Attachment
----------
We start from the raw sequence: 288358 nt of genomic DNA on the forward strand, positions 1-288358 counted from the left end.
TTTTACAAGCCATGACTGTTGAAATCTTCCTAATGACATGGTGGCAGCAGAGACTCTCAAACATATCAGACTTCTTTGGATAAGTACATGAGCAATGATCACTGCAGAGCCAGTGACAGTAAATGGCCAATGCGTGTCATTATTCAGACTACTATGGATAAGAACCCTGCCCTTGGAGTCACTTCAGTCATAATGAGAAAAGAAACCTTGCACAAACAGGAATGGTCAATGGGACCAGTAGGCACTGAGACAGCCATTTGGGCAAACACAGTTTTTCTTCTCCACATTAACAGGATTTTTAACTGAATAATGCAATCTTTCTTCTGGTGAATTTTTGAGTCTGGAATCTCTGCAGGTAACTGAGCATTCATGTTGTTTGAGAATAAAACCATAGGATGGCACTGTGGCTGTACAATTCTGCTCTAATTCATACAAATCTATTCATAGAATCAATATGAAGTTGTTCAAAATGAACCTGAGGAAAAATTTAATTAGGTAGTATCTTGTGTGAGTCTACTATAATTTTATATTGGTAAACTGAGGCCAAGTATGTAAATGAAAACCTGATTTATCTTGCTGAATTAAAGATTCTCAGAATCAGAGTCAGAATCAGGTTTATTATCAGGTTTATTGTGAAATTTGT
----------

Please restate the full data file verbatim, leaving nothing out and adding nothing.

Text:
We start from the raw sequence: 288358 nt of genomic DNA on the forward strand, positions 1-288358 counted from the left end.
TTTTACAAGCCATGACTGTTGAAATCTTCCTAATGACATGGTGGCAGCAGAGACTCTCAAACATATCAGACTTCTTTGGATAAGTACATGAGCAATGATCACTGCAGAGCCAGTGACAGTAAATGGCCAATGCGTGTCATTATTCAGACTACTATGGATAAGAACCCTGCCCTTGGAGTCACTTCAGTCATAATGAGAAAAGAAACCTTGCACAAACAGGAATGGTCAATGGGACCAGTAGGCACTGAGACAGCCATTTGGGCAAACACAGTTTTTCTTCTCCACATTAACAGGATTTTTAACTGAATAATGCAATCTTTCTTCTGGTGAATTTTTGAGTCTGGAATCTCTGCAGGTAACTGAGCATTCATGTTGTTTGAGAATAAAACCATAGGATGGCACTGTGGCTGTACAATTCTGCTCTAATTCATACAAATCTATTCATAGAATCAATATGAAGTTGTTCAAAATGAACCTGAGGAAAAATTTAATTAGGTAGTATCTTGTGTGAGTCTACTATAATTTTATATTGGTAAACTGAGGCCAAGTATGTAAATGAAAACCTGATTTATCTTGCTGAATTAAAGATTCTCAGAATCAGAGTCAGAATCAGGTTTATTATCAGGTTTATTGTGAAATTTGT